Personal Mcnlloii Mouritsen in Hospital with Eye Infection • Rtchai-d t». MourtUen, son of Mr. and Mrs. Arnold Mouritsen, who is ftltendlng the University of Arljto- na at Tucson haa been hospltaUscd for the post weclt with an eye Infection and ylll be In the boapitr.t another week or 10 diiys. Dick's address Is Richard D. Mouritsen, Veterans Hospital, Ward 3, Tucson, Ariz. >tn. Minnie Kites has returned borne after a six months' visit at the home of her son-in-law and daughter, Mr. and Mrs. B. K. Ray of Norwalk, Calif. Mrs. Rex Rtg:gs of EsthervlUe went to Norwalk recently to make Ihe trip home with her mother and aunt, Miss Lana Hlles 6f Sailt?. Ana, Calif., who will visit Her brothers, William and Al­ an'Hlles and tlielr families. Harold St «inmaan, who la eav ployed at Boelngr Aircraft In Wichita, Kans., arrived Saturday for week or ten days at borne. Mr. and Mm. Ray Humt moved Saturday to Swea City where Mr. Hurst will be employed as police officer. He will officially take ovpi his duties July 1. Mr. and Mm. Elbert IIa )s of Gruver expect to leave Thursday for Redlands, Calif., where they will visit with the latter's parent*. Mr. and Mrs. Anthony KuUe and other relatives. They will also visit relatives at San Diego and will ^o to Long Beach to spend some time with their son, A/2c Elbert Kays, who is stationed at the Municipal Airport there. e • • DOHl' JpOWN OS This is what happens to tiny root hairs in the soil. ABOVE THE WATER UNE air has filled the pore space, giving the plants the air they need as well as water. BELOW THE WATER LINE it's a different story. The < roots are shriveled and water-soaked, and there are no root hairs. When the water table is lowered with good drainage, your soil can build the air and water relationship that's ideal for good plant growth. In » well-drained soil the roots go deep to find plant food and water. The roots won't drown as they search foi'^food. And deeper roots won't die of thirst when the .water table drops this summer. S^t^uis todlay today to let us help you with your farm's drainage needs. Esjthervilie Concrete Ploducts Company "For Buildings That LAST Use Our Concrete Products FIRST',' >tr. mnd Mn. Jack Carejr and G. A. Carey were dinner and supper guests yesterday of Mr. and Mrs. Ed Carey and John. Mr, and Mn. Zeland Thomas and Verdae Sa^vyer of Des Moines came Friday to spend the week end with Mrs. Pern Sawyer. >lr. and Mn. Harvojr Sntler nf Round I«ake, Minn., visited yesterday at the home of Mr. and Mrs. Wilson Moore. Mr, a«d Mrs. Bobert Hammonil had OS bouse guests this week end, Mr. and Mrs. Howard Irftmphere of Minneapolis, Mr. and Mrsk IMy Cnwtord and Mr. and Mrs. R. P. Kirk drove to Oakdale this week end where they were called by the serious illness of the Kirk's aon. Homer, who is a patient iti the sanitarium there. Mr. and Mn. MauHe« Thompnon and Gary, T. E. Thompson and Donald, Mr. and Mrs. Qootge Brandt and Tommy and Mr. and Mrs. Harold Thompson of Fairmont were Sunday dinner guests at the home of Mr. and Mrs. H&rry Gram of Armstrong. A. Xe«man Smith UJi., Harold Underwood H.A. and Ttkaa Ycmia- nos were week end visitors at the home of . Mr. and Mrs. George A. Smith, Keeroan and Harold are stationed at the hospital corps school at-the U. S. Navy hospital at Great Lakes, III. Mr. Yermanos attends Iowa State college at Ames. m. and Mn». F. C. (Blng) IngT ram and son, Todd left yesterday for Storm Ijike where they will make their future home. Mr. Ingram, former secretary-manager of the Estherville Chamber of Commerce, will bo Buona Vista comity manager for Investor's Divei-slfled Services of Minneapolis. Mr. and Mm. Dana Omnr and son, Mark, of Sioux City spent cbc week end at the home of Mr. a «d Mrs^ Charles West. While here they attended baptismal services at the Grace .Episcopal church for Jerry Lee and Charles Arthur, sons of Mr. and Mrs. West. Mr. and Mrs. Onicr are godparents of the boys. Mr. and Mn. Hariey Chilateiuien spent the week end In Waterloo and Iowa City, At Waterloo they attended the silver wedding anniversary celebration of Mr. and Mrs. Ed Joeknmson and in Iowa City they visited at the home of their son-in-law and daughter, Mr. and Mrs.' Robert Swan. They wove joined theVe by their daughter, Lora, for the trip homo, Lora had been attending the state music camp at the University of Iowa. Mr. and Mnk tjkwraice Ketman and daughter, Sharon, left todaj- for a week's sightseeing trip to Duluth and other northern points of interest. J. K. Stoclcdal^ Uoyd E. Stockdale, John Stockdale and Jerry Stockdale drove to Walcott yesterday to attend the Old Settten day held there. Walcott is the birthplace of J. B. and L. B. Stockdale, their father having operated the first elevator In Iowa there. Mr. and Mn. ClaimM Hoffnuui drove to Iowa City last week where Mr. Hoffman had a physical checkup. Bnrouto home they stopped at the Frank Peterson home in Williams, leaving their small datighter, Nancy, there. This week end Mr. and Mrs. Petenon brought Nancy home and visited at the Hoffman home here and at the John Weber home In Dolllvrr. At Holy FamOy Bospital Mrs. Rajr Kennedy of EsthenrtUe was admitted Saturday for medical care. Bereriey Hocket* of Estli»rvUlo entered the hospital Saturdoy for surgery. Dorothy R*iac of DolUvrr was admitted Saturday for surgery. Judy Skonkwtler of EsthervlUe entered th>s hospital Saturday for a tonsillectomy. Mr. and Mrs. Robert Lenher of Estherville arc parents of a daughter born yesterday. Mm. Chris Chriatenaen of Estherville was admitted yesterday for surgery. Mra. Ilarrr Domlay of Estherville entered the bospital yesterday for surgical treatment- Patricia Edwards of EstbervlUe was admitted yesterday for medical core. DlsmlsMla Saturday w^ra Mrs. Paul Larson of Swea City, medical; John Kemmingsen of Estherville. medical; Mrs. Richard Vond^r Woudo and baby girl of Arnolds Park; Mrs. George Kibbce of Estherville, surgery; John Madsen of Cylinder, tonsillectomy. DisinisMla yea^rdey w«rii atrk Lowell. Rustad and baby girl of WalUhgford; Beverley. Hockott of Estherville, surgery; Claude 8tot>- or of WalUngford, surgery; Mrs, Anton Christiansen of Graettlngwr, medical; Vernon Burt of Swea City, medical; Levi Muklebust uf Estherville. medical; Judy Sbonk- wUer of Estherville, tonsillectomy. Raise the Credit m SOIL BANK for security today and tomorrow You've drawn heavily on your soil bank account to grow food and fiber to help our country through perilous times. You're still being asked to produce to the limit. The crisis we face today Is a long-range one, and to empty the soil bank now is to gamble with tomorrow's security. Keep your future secure J|}y balancing your soil bank account — deposit for the future as you withdraw for today. * Grow legumes" and grasses In your rotation. They help maintain fertility, control erosion and improve the way the soil works. *Pyticrop| residues, and manure back Into soil to k?pp plenty of organic matter and plant ^food crecUt in your soil account. • * Have your soils tested. Apply commercial fertilizers where needed. * Lime acid soils — it's a sound investment. The most fertile soil won't produce maximum yields if It's short on limestone. * Drain wet land and follow good Ullage practices. They help your account bear interest. * Control erosion and you guard your account against loss. Farm on the contour, build tef* races or strip corn if needed and seed waterways to grass. ^ . * Observe Soil Conservation Week Jime 29- July 5. If you need jnnanclal help on any sound soil conservation project, come In and talk it over with us. Congratulations. George ... on the fine job you and the soil conservation commissioners are doing in Emmet County! We certainly hppe that more farm owners avail themselves of this fine program and laoreMW lacome through UiorMMriag yields. . Your dejKislts are Insured up to1«lO,006.0d in this bonk. & i^vings Bank BleinlMr FedinU BaMrve Syrtem MemlMr PederM D ^poMlt lisonwoe Corpontlo» More cmrf More loiva teres In Soil Conservation Proprram More and moro acres of Iowa land ani brlnR farmrd uod .T the protective nhiolil or noil consn-tvlnic pncllccs, reports Frank M. M<'nd- ell. slatr conservatlonint with the U. 8. department of SKricutture soil conscrTOtion nervtci-. The rate of adoption of RO II con- servlng nir .i /<ur<>? hns strpprd up from year to yenr nx ooll con,'«ervn- tlon dlDtrlrt oriranlEnUon hn .i spread o»rr the state. In the calendar year IMl, Mrndrll nays 4,R0O farm oomiervatlon plans wrre, com- pleti-d, hrlntrlng the total for thr state to 28,000 (arms, now opcmt- ing unitiT plan .4 providing for Inixl use and rotation fittrd to soil ron- dltlonx. And thf»i< plan* Inrluile companion practlcos nootlrd to protect the RoH and tuunire future productivity. • « • nURIN 'Q TUF, past year, he continues, moro than 2.000 mlU 'R of ter- nces woro built to protect additional thousands o( acres from soil wasting erosion. Thorn are now about 15,000 miles of terrncrs In Io «-a. AUo In 1951, a quarter-million more acres were farmed on the contour and 4 million llnntt foet of tile drainage and 100 miles of surface drains wrrc provided. There was Increased adoption also of other oonser\"otlon measuros. according to Mendoll. These Include strip cropping, pasture Improvement, tree planting, waterway structures, fence row management, (arm ponds,'wildlife area Improvement,'lime, fertiUcer and irrlgntlon. The current year promises to be a significant one for soli consorva- tlon In Iowa, says Mendell. Earlier this year a charter was Issued to the Howard county soil conservation district, which placed the Inst uncovered area under orgnnliatlon. The entire state Is now organized Into districts that will provide help to any farmer In Iowa who wishes technical assistance In estaViUshlng conservation practices on his land, m * * THE FIRST soil conservation district In lown was organlted In April, mo, and 99 other districts fallowed In the ensuing 12 years. Legislation enacted by the Iowa logtslaturo In 1939 and 1940 paved the way for these orgnnlzations, Mendell explains. The policy laid dou-n at that lime stated the powers and renponslbll- Ities of the sod conservation district comnUssloners In carr )1ng out conservation work. They were empowered to enter Into ogreenienls; .Niblain options; construct, nuilntiiln and improve structures; drv<>lo|) comprehensive plans for conservation; accept gifts and donations; conduct research lii soil conserva- Uon and conduct demonstratlonul work, Mendell points out. Research work Is carried out in cooperation •with the Iowa agricultural experi­ ment stntion und ilinion*!rnttoiiitl work with th,' lown i«;;rloiiltiii:»l r\ten»lon set vU'i- •N ^. soil. rON .SKKVATIO.N liiMil.tx — the orKnnUstloKs 'hnt liiiriK twhnlrnl^lnnr.. In soil .-onn.i vine nii-tlioils to r .'ii'iiiers In rv>-iv lowii coxinfv (ir»' ott^'inlfetl l.y In- rnl fnimrr.i. l>lrc,'ll(n: tin- iiilhl- tles and )m>irrniii» of tlie distrli-l are three ooninii»»(iini«ts eleotiil l>v the farmers. M,'niti'll r(inllmi|.« Stall* fxmtls uri* m»tle «' In the i\t.,iini-t.'< lo |ii<ivlili. i>rfi<i' space. niTieiiiiinl help, i'>|\ii)>in, n< antl ti'i-hnli-nl ntd to ln\vleiu,'iu Ih,- pmirrnm, Th,- illslilrl roiiimlr,'<liin ers work with olln-r Uic'il. Htnl.. :in,l federal iigeneles iind ot'Kni'ilr.^tnoiv* to devi'lop nml enitv ovil Ih,. con servniloij proKrnm, )i" mliU The >ll»(rl.-t I H tli,- niB-.ini/slli'.n lo which till' fiiiiiiic tvnn.H for help with Ills soil ron«erviilli>n pn>l>>,'inn. Mvndell iKthits "III. TJiroiinh Hie dlstrlet he hns .-irre.'is lo Ihe livhnl- cal aUl avnd.'ihle ihraiiRh .ilnle iimt federal soil eoinervntlon /lyen, h-.. Hiirglnr Sriitrnct's Iliiiisfir lo Death Butler. Vn.. /I' MllK-xnl F. Wright. 42-yeBr-«Ul ronfessed tiurKliii, who underwent hriiln xuvRery In n vain attempt to eurb Uls urnv to steal, no lonKer is Inunented hv hW conscience. He killed himself yesterday In n fit of remorse. Stale poliee at the Butler Imrriicks found Wrlshl ilend In a detention eel). Around his neck was a makeshift noose; nn artery in oni- iiriii hnll hein sevei • e»l. Three suicide notes toM of Wil- glit's regret for his life of edimv Onn stated; "I nm Mentenclnif m.vself to denlh for nil my evil misdeeds" 18-Mnntl)-OI(l (;irl Drowns in Tub Hed Moines iA'> Connie Sii f;ish, lS-nionl)ii>)il diuiishler >>f .Mr. and Mrs. Jomes (lUh of pis Moines, drowned In ii piiitly filled wash tub wlileh lind lie,'n left iiniit- tended. Mrs. r.l^h told I'cilk ooiinlv Cornner A. K. Sh.iw tlmt Klie wns doliirf some wnshlnn out-^ide Kiindiiy iind slojiped to tiike si>nie eoffi'i' (o h"- hlinbiind, who wns wiiikiOK on IMe ear. nr. Slinw snid the elidd np(ii<r- enlly wiiR pliiyliii: m-nr th" tiih iind tumbled In.. FlsthiTN-lUo, Iowa, Dully Nvws MOB ., ,Utnt' .HO. 10.^2 S FERTILIZE! us plants protect soil .\ RIMM I stxwul of \i);oro<tit KrowiiiK {ilanta prt>(«*r<H ,>oiir Mill nioro (imit n weak. wrattf*mi Mand. A thick plant cover provides greater— • iitiilirclla i-rfrcl iti hrrnk tin* force of faiiiiif; ruiiulropH. . • rcdtirtion of (lie fKjM'efl of runoff water. • root syj<t <'fuiM titiit iiohl on lo the f»oU. • iMitl(i >u|) of oriinnjc mntter for good Hoil HiruoUire »n «l frrtlUly. Use V. C. Starter Fertilizer with tobacco stems for your corn and let us spread Welcome Brand Fertilizer for you at o cost of only 60c per acre. Sidedress ¥fith 41% Liquid Nitrogen Fertilizer $B5 per ton. Main Otrirp I'lionrs •im-in Farm Nrrvie* I1 |«MM> IWU Yo ur Emmet County Soil Conservation District Safeguards Soil Productivity KEEPING SOnJS PBODIJCTIVK IS IMPOHTANT TIIKSK IIAV.S. HIGH I.KVKl-S OF PKODl ?CnON ARE NEEDED BV OIJB COIJNTBY, MAINTAININ'(i THK Fl'Tl HK PltOIHCTIV 'm' OF OI!B 80IL8 HIIILB THEY AltE BEING U8ED TO PBODIJCK TIIK FOOIW AND FUIKK.S NKKDKI) IS YOUR KM- MET COUNTY SOU. C0N8EBVATI0N DI8TKICT'.S .SOI'ND AND PKACTK Af, OIWKCTIVK BKCA18K: IT IS OBGANIZED BY PABMEBS The state law enabling you to orRnnizt' your soil conservation rll.sfrlct wa.s<'d by tiv Iowa LiJKislaturc in 1939. But, it only oiwnt'd the way. You and your nelghlxjrs ix-titionitl for and voted to hnvf a ronm-rvntion di.s- trlct. FOB ALL FABMKItH IN THK DISTBRT The services of your soil con.sorvatlon district are available for all farms in the district. You may obtain assistance in applying wjil conservation practices on your land by contacting the local governing body of soil dlstHct commissioners Nels Christiansen, chaimian, Maurice Oleson, and Ralph RouHt>. (iOVKBNKD BV MK'AL CITIZHNS Your Soil Cons4'm»Uon i:)i.'iliicf \H ntw nt the- stron«hold.s on Iht' frontier of fl»»nuH 'ntcy. H is nut itin by fwlonil or .siiitf iiiil limit it's, Imt IS Hovt'rncd by .soil district itiminissioiicfH I 'ltx- <>d by you and yuiir iu 'inlttK )rs. WITH A SOIM) (HWWTIVK Tin* ovt>r-all (jbji'clivc of your lon.siTvation di.strict K to stTVi' as nn ami to tiu" lami. It works to ttxirdinate \\w ai'tivitit«s of thow in- tfifsltti in soil consemition. THE BECOBD 8PEAK8 FOB ITSELF The Emmet County Soil Consei'vatlon Dl.slriil has made this rt-cord: Farm Plans—234. Farm PlanninK Gi-(>ur)tv- 40, ('ontouHnK—If/K) acres, Wild Life Areas—86 acres, 'llle DmlnaKf «f> inih-s. Surface Drainai,'*'- 11 miles, Grassed Waterways—3li mlk-s. 'IViriu-f?.- 1 '.\ niiU^. ThU M KMBRI " Kpnn.<ir«-«l b) : Emmet County Soil Conservation District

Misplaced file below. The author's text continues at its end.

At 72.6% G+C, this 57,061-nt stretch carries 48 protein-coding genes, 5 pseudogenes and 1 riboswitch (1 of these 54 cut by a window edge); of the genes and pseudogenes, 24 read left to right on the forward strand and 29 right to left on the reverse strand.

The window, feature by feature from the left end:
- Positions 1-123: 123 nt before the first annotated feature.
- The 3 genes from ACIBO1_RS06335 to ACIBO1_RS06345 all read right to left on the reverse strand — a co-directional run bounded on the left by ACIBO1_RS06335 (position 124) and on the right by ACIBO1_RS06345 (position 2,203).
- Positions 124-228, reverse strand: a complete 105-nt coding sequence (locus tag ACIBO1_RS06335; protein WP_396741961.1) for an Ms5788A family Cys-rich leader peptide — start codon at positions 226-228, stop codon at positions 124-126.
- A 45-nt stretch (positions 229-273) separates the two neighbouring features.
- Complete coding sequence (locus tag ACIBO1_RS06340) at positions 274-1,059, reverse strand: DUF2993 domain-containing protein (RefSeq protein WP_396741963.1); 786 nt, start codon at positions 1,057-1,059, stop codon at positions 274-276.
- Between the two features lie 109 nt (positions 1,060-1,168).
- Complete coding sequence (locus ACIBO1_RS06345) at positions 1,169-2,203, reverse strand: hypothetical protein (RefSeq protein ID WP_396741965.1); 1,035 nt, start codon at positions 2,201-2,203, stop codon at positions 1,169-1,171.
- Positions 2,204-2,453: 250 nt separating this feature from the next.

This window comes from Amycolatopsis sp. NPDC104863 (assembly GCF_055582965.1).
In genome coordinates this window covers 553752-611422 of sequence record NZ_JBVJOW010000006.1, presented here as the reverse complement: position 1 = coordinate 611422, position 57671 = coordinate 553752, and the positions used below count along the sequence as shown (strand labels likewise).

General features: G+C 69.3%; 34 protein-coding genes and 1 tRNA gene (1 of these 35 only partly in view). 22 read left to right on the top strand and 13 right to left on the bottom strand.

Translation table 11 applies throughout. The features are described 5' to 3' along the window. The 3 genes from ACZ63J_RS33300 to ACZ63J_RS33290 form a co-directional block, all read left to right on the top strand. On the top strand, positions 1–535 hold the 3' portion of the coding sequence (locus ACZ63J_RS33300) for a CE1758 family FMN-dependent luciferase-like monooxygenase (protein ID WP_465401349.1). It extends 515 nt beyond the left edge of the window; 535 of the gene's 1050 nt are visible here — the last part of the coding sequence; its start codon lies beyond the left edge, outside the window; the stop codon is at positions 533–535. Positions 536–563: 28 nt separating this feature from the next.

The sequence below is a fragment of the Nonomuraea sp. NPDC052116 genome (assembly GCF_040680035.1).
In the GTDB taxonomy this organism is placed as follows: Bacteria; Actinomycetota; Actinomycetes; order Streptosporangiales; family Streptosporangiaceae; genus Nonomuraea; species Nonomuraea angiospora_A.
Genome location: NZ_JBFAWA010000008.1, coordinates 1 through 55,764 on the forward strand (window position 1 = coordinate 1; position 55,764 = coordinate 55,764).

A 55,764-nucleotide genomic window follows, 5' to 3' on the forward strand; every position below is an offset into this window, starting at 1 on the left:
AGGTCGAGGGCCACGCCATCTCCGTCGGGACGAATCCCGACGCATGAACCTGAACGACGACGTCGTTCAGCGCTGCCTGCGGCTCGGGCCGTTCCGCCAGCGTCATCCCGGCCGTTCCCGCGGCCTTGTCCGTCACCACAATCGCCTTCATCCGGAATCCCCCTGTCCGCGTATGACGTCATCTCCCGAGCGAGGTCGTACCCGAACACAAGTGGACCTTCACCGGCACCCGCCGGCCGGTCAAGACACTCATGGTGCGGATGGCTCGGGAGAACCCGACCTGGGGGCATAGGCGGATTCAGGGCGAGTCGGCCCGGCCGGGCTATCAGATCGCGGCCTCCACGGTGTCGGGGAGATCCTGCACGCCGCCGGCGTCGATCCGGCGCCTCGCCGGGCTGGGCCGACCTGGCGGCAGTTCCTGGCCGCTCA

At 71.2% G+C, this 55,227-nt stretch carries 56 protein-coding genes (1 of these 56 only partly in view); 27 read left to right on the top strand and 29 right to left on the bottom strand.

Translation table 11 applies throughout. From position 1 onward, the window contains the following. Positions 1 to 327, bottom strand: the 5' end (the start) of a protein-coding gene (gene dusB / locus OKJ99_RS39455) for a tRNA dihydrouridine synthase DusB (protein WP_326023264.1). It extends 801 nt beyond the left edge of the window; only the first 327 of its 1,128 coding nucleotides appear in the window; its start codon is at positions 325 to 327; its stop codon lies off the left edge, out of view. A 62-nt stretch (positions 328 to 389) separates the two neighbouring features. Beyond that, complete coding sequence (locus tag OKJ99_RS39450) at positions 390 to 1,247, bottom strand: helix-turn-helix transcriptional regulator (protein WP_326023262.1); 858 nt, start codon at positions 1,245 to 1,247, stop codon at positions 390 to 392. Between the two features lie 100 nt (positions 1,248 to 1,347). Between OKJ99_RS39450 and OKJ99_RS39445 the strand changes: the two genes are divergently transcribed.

What members have found on this page

Get access to

  • The largest online newspaper archive
  • 8,800+ newspapers from the 1700s–2000s
  • Millions of additional pages added every month

Try it free